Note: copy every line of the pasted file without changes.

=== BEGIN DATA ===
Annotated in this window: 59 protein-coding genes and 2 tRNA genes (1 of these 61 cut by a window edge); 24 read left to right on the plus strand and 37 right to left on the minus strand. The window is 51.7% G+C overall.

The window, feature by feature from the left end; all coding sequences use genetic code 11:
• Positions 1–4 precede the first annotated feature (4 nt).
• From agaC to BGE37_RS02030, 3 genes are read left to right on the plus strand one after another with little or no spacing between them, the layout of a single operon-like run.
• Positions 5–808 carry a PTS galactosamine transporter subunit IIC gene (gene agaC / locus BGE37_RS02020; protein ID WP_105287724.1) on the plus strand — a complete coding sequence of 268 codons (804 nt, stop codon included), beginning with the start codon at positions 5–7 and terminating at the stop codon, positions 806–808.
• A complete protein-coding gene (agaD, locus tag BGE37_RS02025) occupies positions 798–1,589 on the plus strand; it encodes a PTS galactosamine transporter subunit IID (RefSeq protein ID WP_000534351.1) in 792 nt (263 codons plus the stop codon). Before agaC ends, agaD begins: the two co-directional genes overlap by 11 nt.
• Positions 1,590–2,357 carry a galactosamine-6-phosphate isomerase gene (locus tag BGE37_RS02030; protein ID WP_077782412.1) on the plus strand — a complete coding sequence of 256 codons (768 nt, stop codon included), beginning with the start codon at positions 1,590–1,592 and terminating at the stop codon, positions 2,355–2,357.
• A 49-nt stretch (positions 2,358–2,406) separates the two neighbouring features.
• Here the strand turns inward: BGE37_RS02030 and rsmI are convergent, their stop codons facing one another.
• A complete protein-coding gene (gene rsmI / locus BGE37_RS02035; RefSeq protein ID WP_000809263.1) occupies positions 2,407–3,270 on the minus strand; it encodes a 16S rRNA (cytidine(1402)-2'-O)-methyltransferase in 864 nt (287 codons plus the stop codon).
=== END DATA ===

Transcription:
Annotated in this window: 59 protein-coding genes and 2 tRNA genes (1 of these 61 cut by a window edge); 24 read left to right on the plus strand and 37 right to left on the minus strand. The window is 51.7% G+C overall.

The window, feature by feature from the left end; all coding sequences use genetic code 11:
• Positions 1–4 precede the first annotated feature (4 nt).
• From agaC to BGE37_RS02030, 3 genes are read left to right on the plus strand one after another with little or no spacing between them, the layout of a single operon-like run.
• Positions 5–808 carry a PTS galactosamine transporter subunit IIC gene (gene agaC / locus BGE37_RS02020; protein ID WP_105287724.1) on the plus strand — a complete coding sequence of 268 codons (804 nt, stop codon included), beginning with the start codon at positions 5–7 and terminating at the stop codon, positions 806–808.
• A complete protein-coding gene (agaD, locus tag BGE37_RS02025) occupies positions 798–1,589 on the plus strand; it encodes a PTS galactosamine transporter subunit IID (RefSeq protein ID WP_000534351.1) in 792 nt (263 codons plus the stop codon). Before agaC ends, agaD begins: the two co-directional genes overlap by 11 nt.
• Positions 1,590–2,357 carry a galactosamine-6-phosphate isomerase gene (locus tag BGE37_RS02030; protein ID WP_077782412.1) on the plus strand — a complete coding sequence of 256 codons (768 nt, stop codon included), beginning with the start codon at positions 1,590–1,592 and terminating at the stop codon, positions 2,355–2,357.
• A 49-nt stretch (positions 2,358–2,406) separates the two neighbouring features.
• Here the strand turns inward: BGE37_RS02030 and rsmI are convergent, their stop codons facing one another.
• A complete protein-coding gene (gene rsmI / locus BGE37_RS02035; RefSeq protein ID WP_000809263.1) occupies positions 2,407–3,270 on the minus strand; it encodes a 16S rRNA (cytidine(1402)-2'-O)-methyltransferase in 864 nt (287 codons plus the stop codon).